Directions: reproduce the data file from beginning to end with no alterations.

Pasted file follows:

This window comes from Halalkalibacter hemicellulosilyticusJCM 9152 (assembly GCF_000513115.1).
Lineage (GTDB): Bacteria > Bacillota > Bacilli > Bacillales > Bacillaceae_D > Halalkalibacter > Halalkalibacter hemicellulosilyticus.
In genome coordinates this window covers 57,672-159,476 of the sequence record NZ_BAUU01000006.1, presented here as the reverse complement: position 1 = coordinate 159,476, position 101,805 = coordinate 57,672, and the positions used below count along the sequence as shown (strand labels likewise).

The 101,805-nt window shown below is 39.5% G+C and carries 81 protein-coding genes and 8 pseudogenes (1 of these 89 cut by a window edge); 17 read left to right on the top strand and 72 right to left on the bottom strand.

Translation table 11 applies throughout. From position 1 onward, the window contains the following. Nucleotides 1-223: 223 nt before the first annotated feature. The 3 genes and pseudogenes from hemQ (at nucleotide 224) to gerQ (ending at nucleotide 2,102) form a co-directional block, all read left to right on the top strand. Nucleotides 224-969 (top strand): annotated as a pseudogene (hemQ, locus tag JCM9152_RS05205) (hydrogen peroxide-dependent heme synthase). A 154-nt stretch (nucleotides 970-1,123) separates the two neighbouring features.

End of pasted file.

This window comes from Halalkalibacter hemicellulosilyticusJCM 9152 (assembly GCF_000513115.1).
Lineage (GTDB): Bacteria > Bacillota > Bacilli > Bacillales > Bacillaceae_D > Halalkalibacter > Halalkalibacter hemicellulosilyticus.
In genome coordinates this window covers 57,672-159,476 of the sequence record NZ_BAUU01000006.1, presented here as the reverse complement: position 1 = coordinate 159,476, position 101,805 = coordinate 57,672, and the positions used below count along the sequence as shown (strand labels likewise).

The 101,805-nt window shown below is 39.5% G+C and carries 81 protein-coding genes and 8 pseudogenes (1 of these 89 cut by a window edge); 17 read left to right on the top strand and 72 right to left on the bottom strand.

Translation table 11 applies throughout. From position 1 onward, the window contains the following. Nucleotides 1-223: 223 nt before the first annotated feature. The 3 genes and pseudogenes from hemQ (at nucleotide 224) to gerQ (ending at nucleotide 2,102) form a co-directional block, all read left to right on the top strand. Nucleotides 224-969 (top strand): annotated as a pseudogene (hemQ, locus tag JCM9152_RS05205) (hydrogen peroxide-dependent heme synthase). A 154-nt stretch (nucleotides 970-1,123) separates the two neighbouring features.